Cusp

How it feels to be on the brink of a life passage, from youth to middle age to death.

What Do You Regret?

Reading about regrets of the dying might help teach us how to live

Regret is a bitter emotion, so painful that the urge to avoid it often drives decision-making strategies. Regret avoidance can be a reason to forestall any kind of commitment—to a job, a girlfriend, a religion, a place to live—out of fear that you’ll want to revisit one of those options the instant it disappears.

In Twentysomething, Samantha and I had a whole long section on regret research, focusing on the findings that suggest that what people tend to regret most, looking back on life, are regrets of omission rather than regrets of comission -- being sorry about what they failed to do, rather than about what they did.

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It’s not surprising, when you think about it, for regrets of omission to overshadow regrets of commission. If you regret something you did, there’s usually a chance to undo it—through divorce, for instance, or with tattoo-zapping lasers—so the effects of the mistake don’t have to linger. (A handful of regrets of commission, such as having a child, are life-altering and impossible to undo; efforts to deal with the aftershocks of such profound remorse are of a different order of magnitude than the more ordinary regrets we’re talking about here.) Even if you can’t fix your regrettable action, you can often rationalize it with the thought that, yes, it was the wrong thing to do, but at least you learned a lesson from it.

But you can’t really claim to have learned a lesson from the wrong thing you didn’t do. The chance you passed up or missed could have had any number of different outcomes, and it’s easy to fantasize about how much better every one of those outcomes would have been. That’s why the boy who got away, the job you didn’t try, the place you didn’t live, will always cause more remorse than the things you did that you shouldn’t have done.

To me, it's always interesting to see what people end up regretting, as a way maybe to avoid such regrets in your own life. Which is why I was pleased to see this book about the most common regrets of dying people has a special appeal to me -- called, descriptively enough, The Top Five Regrets of the Dying. I first read about the book on a blog called Collective Evolution, in a post that my old friend Pat linked to on her Facebook page. And here's what the author, Bronnie Ware, who calls herself "an inspiring and creative sould from Australia," found out about people's regrets at the end of their lives:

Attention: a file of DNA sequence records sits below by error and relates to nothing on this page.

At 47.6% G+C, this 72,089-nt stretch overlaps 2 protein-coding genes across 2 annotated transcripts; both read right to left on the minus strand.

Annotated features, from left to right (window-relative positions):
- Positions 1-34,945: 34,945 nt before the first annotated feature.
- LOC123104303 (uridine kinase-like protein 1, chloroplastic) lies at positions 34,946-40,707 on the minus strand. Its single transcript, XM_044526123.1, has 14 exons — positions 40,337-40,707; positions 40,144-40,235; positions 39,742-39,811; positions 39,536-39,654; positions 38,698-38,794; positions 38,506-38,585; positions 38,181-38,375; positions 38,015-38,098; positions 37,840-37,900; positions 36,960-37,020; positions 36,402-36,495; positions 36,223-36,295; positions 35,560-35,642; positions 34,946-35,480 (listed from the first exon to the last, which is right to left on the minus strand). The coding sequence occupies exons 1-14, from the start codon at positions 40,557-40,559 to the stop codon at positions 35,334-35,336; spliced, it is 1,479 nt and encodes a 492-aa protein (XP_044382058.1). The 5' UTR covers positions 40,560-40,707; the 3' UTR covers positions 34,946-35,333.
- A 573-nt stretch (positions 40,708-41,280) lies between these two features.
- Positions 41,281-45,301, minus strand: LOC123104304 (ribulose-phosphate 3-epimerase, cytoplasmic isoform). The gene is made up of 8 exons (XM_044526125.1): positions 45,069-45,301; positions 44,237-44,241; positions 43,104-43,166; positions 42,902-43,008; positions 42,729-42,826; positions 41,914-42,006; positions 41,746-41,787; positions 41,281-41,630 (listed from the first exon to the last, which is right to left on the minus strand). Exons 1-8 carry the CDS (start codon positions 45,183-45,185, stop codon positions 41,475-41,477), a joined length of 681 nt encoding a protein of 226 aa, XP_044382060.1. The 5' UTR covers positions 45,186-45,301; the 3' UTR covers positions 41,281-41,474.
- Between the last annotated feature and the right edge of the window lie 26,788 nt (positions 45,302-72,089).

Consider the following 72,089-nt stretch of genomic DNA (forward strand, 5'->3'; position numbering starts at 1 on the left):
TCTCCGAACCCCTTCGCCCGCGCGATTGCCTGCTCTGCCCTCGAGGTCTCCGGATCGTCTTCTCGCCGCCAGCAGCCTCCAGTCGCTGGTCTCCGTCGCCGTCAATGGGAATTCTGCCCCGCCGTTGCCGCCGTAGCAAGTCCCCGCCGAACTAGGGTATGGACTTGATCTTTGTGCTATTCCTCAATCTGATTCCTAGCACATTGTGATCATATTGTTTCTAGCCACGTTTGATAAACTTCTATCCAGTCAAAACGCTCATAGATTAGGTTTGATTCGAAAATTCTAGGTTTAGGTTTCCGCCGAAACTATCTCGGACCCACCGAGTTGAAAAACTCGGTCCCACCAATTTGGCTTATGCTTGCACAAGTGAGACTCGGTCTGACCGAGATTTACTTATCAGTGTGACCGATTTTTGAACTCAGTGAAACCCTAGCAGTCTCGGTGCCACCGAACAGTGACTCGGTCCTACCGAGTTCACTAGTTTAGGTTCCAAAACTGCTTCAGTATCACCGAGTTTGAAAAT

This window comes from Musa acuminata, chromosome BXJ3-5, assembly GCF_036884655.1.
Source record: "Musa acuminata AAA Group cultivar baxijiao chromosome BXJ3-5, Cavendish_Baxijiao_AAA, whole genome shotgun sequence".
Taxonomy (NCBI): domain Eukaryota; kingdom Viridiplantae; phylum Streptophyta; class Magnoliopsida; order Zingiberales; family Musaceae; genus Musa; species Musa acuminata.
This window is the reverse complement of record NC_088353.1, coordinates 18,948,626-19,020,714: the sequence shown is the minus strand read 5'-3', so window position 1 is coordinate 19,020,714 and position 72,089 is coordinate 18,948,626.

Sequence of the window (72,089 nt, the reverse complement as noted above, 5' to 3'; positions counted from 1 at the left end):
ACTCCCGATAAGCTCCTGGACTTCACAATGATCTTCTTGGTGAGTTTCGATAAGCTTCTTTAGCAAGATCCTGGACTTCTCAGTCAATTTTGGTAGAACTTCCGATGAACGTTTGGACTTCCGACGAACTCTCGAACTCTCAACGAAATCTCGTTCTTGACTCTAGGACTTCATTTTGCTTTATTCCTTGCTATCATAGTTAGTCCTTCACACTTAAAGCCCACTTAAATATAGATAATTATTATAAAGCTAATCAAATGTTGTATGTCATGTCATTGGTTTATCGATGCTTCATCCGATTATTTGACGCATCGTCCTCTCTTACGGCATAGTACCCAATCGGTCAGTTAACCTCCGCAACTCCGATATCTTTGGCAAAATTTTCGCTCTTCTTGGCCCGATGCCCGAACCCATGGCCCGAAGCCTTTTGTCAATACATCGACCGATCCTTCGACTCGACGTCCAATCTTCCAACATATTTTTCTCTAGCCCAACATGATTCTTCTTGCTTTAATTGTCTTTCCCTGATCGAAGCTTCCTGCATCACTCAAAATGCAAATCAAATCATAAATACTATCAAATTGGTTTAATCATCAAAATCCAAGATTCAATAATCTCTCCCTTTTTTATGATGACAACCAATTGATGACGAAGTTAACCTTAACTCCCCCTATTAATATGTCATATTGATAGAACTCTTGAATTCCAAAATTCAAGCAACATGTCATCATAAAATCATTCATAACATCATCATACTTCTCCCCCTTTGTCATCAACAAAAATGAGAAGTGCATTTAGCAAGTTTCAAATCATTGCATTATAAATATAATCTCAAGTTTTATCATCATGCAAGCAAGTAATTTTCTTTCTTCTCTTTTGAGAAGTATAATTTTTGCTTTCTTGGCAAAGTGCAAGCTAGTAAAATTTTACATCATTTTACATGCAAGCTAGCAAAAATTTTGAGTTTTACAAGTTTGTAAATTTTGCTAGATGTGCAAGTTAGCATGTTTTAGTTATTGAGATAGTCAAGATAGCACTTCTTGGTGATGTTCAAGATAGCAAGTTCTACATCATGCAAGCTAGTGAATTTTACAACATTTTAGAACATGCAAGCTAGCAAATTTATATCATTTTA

1. People regretted having lived to please the expectations of others instead of themselves. "Most people had not honoured even a half of their dreams," writes Ware, "and had to die knowing that it was due to choices they had made, or not made.”

2. People regretted having worked so hard.“This came from every male patient that I nursed," she writes. They "deeply regretted spending so much of their lives on the treadmill of a work existence.” I suspect that this will be true, from now on, for women as well as men, now that women work as hard as men and are often the breadwinners of the family -- and now that the "treadmill of a work existence" that both men and women are on seems to be running nonstop, seven days a week.

3. People regretted not having expressed their true feelings. According to Ware, this often led to bitterness, resentment, and living a "mediocre existence" that fell short of the life they could have lived.

4. People regretted losing touch with friends. "Everyone misses their friends when they are dying," Ware writes. Facebook generation, take note.

5. People regretted not being happier. "Many did not realise until the end that happiness is a choice." she writes. She was surprised at how many people longed to "laugh properly" and be silly again, things they had lost while getting stuck in old patterns and habits and being afraid of change.

What do you regret now, or imagine regretting 10, 20, 30 years in the future?

 

Robin Marantz Henig is a science journalist and co-author, with her daughter Samantha Henig, of Twentysomething: Why Do Young Adults Seem Stuck?

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